to "it goes completely against nature" types: living past menopause is against nature. treating cancer and genetic diseases is against nature. be consistent and say you're against all these things.

and what's the problem with cloning a deceased child? how exactly is it worse than conceiving a new one?

Jackie D.
Jackie D6 years ago

What an obscene waste of money. The pounds are full of unwanted dogs. Cloning pets panders to human vanity and stupidity. Urghh.

Herbert C.
Herbert C6 years ago

No, I don‘t think so. Most of my dogs have been mixed breed “one off’’s”. Street rescues or adopted from a shelter. Much as I love them a cloned version would not be the same animal, each has it’s own unique personality. Why clone when there are so many wonderful dogs in shelters right now? Science and technology are going to make the future a strange place.

Lianne Lavoie
Lianne Lavoie8 years ago

That's just disturbing. If you had a child that died, would you clone your dead child? I sure wouldn't! It goes completely against nature. Also it would be really creepy to have a dog that looked just like your old dog, but wasn't. Just get a new dog. It's a living creature for goodness' sake.

Sarah S.
Sarah S8 years ago

Most of my pets have been rescues (or fosters that turned into permanents LOL). With all the homeless animals in need that money spent for cloning could have put to a better use in memory of a well loved departed pet.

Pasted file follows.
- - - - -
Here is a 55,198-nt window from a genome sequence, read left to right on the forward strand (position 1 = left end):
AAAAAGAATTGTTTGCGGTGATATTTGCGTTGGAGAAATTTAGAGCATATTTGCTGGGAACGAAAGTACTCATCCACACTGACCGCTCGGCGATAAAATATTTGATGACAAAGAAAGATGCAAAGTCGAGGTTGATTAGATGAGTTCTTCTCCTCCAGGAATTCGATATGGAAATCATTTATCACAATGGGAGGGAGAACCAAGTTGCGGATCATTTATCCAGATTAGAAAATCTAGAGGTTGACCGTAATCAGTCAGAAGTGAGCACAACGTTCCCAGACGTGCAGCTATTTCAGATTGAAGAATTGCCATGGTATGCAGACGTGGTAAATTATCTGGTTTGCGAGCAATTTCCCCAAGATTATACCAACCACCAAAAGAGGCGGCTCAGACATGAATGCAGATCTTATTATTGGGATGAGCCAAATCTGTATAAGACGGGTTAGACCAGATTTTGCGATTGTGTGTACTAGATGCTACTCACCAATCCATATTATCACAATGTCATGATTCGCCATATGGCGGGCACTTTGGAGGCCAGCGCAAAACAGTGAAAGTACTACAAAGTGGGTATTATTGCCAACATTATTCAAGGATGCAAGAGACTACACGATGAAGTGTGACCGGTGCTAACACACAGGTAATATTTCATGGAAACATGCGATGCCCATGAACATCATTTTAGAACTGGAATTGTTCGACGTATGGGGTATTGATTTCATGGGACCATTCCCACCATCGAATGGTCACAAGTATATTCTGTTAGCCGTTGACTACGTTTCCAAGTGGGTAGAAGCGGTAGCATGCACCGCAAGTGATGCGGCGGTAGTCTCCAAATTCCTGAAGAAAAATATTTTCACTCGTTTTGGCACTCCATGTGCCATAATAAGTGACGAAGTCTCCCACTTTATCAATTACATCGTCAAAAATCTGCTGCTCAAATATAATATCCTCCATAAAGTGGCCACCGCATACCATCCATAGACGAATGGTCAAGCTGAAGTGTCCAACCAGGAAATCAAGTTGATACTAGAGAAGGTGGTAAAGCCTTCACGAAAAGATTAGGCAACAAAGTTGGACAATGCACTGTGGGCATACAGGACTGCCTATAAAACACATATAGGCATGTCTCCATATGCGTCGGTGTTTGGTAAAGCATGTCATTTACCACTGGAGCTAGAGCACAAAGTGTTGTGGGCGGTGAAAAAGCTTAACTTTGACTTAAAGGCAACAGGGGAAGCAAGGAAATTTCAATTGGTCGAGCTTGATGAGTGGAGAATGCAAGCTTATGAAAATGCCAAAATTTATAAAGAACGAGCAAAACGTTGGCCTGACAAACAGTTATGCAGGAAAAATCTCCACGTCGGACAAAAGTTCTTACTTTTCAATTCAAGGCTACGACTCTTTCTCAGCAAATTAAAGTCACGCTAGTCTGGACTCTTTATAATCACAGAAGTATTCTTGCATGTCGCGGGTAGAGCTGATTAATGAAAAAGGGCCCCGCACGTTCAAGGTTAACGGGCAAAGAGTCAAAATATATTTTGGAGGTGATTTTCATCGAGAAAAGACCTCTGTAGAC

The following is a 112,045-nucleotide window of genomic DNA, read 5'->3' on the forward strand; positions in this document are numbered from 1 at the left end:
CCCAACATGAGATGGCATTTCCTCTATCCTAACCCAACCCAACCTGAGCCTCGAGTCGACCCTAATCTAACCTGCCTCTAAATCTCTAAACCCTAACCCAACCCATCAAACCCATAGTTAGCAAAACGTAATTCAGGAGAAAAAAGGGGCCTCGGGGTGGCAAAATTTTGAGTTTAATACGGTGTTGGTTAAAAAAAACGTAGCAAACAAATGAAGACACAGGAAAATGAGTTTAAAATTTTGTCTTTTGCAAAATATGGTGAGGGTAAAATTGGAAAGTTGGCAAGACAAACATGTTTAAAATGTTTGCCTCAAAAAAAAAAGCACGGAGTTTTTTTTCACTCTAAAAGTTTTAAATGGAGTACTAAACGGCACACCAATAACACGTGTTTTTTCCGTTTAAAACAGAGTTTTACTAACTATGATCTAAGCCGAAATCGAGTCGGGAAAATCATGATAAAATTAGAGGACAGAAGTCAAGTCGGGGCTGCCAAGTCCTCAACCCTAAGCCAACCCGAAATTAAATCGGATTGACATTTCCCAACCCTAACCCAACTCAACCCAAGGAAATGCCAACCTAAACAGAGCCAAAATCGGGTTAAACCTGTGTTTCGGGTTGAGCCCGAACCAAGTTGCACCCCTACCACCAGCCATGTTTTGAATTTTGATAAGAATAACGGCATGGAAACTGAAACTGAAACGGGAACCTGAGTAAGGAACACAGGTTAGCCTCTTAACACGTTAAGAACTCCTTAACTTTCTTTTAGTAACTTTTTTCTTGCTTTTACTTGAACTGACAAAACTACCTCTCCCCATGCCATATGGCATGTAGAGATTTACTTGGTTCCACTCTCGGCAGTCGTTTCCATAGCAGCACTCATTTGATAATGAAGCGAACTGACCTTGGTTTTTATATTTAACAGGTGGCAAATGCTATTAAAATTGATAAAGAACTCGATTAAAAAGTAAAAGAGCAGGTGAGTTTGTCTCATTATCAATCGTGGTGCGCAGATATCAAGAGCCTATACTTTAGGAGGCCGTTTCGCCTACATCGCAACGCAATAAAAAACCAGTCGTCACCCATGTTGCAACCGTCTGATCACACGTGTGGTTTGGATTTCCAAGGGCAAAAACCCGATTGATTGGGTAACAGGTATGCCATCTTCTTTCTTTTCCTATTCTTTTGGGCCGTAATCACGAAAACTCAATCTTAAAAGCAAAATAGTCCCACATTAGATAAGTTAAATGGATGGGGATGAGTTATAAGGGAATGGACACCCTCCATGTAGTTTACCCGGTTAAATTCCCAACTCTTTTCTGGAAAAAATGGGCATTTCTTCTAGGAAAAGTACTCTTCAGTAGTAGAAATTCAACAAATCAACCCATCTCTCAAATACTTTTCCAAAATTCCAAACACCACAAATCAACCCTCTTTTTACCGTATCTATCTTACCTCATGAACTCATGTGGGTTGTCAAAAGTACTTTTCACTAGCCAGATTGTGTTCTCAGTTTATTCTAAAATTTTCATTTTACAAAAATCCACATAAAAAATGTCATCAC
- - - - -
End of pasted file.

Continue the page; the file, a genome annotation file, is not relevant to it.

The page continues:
Save a pet, don't create more!!!!!

Catalina D.
Catalina D8 years ago

there are so may animals in shelters or homeless i the streets i have four dogs: two from a shelters and two i rescue from the streets. For me they are like children, like my kids. If one or your kids die will you clone it? no obviously. it´s the same for pets. The death of a pet can makes us suffer too much, i have felt it when my pets die. But each time i see my actual pets i remerber those whoe have letf and i´m sure they will be proud of me beceuse i share my love and life with others fury friends that were in need. No buy pets. No clone pets. Adopt your friend. And also gotta remember that love don´t have or required pedigree, a friend is a friend.

Gwenna C.
Gwenna C8 years ago

As many other people have noted, I would never have a pet cloned. As much as I loved those pets who have died before me, they have, in their absence, made way for me to share my home with another pet who badly needed a loving home. Edward S. must be referring to puppy mills, which need to be put out of business. Visit your local ASPCA Shelter or animal pound to adopt a pet in need.

javier v.
javier v8 years ago

claro que NO cada ser vivo es individual ademas todavia laclonaciono esta en investigacion para qeu clonar cuando se peude adoptar a 1 que ya este vivo y requiera amor y nos lo de tambien

Annabelle S.
Annabelle S8 years ago

Knowing I would have to put "imperfect" clones down, I could never clone any of my pets. That is inhumane.

Nancy Thackston
Nancy Thackston8 years ago

I would never clone one of my pets. Sure they are all precious and have their own personality that makes them special and they came from an animal shelter. One was rescued from a puppy mill.
There are enough unwanted animals in shelters that need adopted into a loving home.